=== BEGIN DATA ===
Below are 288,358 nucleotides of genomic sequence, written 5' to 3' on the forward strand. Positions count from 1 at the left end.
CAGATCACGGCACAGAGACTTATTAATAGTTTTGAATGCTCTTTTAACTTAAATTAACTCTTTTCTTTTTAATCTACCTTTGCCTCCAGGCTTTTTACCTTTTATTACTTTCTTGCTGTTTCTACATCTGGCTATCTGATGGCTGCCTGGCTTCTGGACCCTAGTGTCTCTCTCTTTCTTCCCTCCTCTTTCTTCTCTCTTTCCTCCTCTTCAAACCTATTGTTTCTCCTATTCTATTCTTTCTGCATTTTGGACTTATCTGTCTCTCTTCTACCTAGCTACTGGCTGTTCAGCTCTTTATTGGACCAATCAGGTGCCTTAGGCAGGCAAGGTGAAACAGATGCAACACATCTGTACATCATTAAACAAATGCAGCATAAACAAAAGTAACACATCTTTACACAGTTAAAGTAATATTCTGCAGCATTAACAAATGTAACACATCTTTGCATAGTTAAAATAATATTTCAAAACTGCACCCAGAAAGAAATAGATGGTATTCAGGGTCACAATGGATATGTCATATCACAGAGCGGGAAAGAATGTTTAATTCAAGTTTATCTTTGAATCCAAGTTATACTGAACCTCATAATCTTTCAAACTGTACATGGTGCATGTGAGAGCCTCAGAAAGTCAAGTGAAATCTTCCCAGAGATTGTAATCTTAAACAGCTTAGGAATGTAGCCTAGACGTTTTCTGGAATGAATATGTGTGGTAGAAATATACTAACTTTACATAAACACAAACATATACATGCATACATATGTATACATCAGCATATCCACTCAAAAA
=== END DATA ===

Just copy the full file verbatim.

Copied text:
Below are 288,358 nucleotides of genomic sequence, written 5' to 3' on the forward strand. Positions count from 1 at the left end.
CAGATCACGGCACAGAGACTTATTAATAGTTTTGAATGCTCTTTTAACTTAAATTAACTCTTTTCTTTTTAATCTACCTTTGCCTCCAGGCTTTTTACCTTTTATTACTTTCTTGCTGTTTCTACATCTGGCTATCTGATGGCTGCCTGGCTTCTGGACCCTAGTGTCTCTCTCTTTCTTCCCTCCTCTTTCTTCTCTCTTTCCTCCTCTTCAAACCTATTGTTTCTCCTATTCTATTCTTTCTGCATTTTGGACTTATCTGTCTCTCTTCTACCTAGCTACTGGCTGTTCAGCTCTTTATTGGACCAATCAGGTGCCTTAGGCAGGCAAGGTGAAACAGATGCAACACATCTGTACATCATTAAACAAATGCAGCATAAACAAAAGTAACACATCTTTACACAGTTAAAGTAATATTCTGCAGCATTAACAAATGTAACACATCTTTGCATAGTTAAAATAATATTTCAAAACTGCACCCAGAAAGAAATAGATGGTATTCAGGGTCACAATGGATATGTCATATCACAGAGCGGGAAAGAATGTTTAATTCAAGTTTATCTTTGAATCCAAGTTATACTGAACCTCATAATCTTTCAAACTGTACATGGTGCATGTGAGAGCCTCAGAAAGTCAAGTGAAATCTTCCCAGAGATTGTAATCTTAAACAGCTTAGGAATGTAGCCTAGACGTTTTCTGGAATGAATATGTGTGGTAGAAATATACTAACTTTACATAAACACAAACATATACATGCATACATATGTATACATCAGCATATCCACTCAAAAA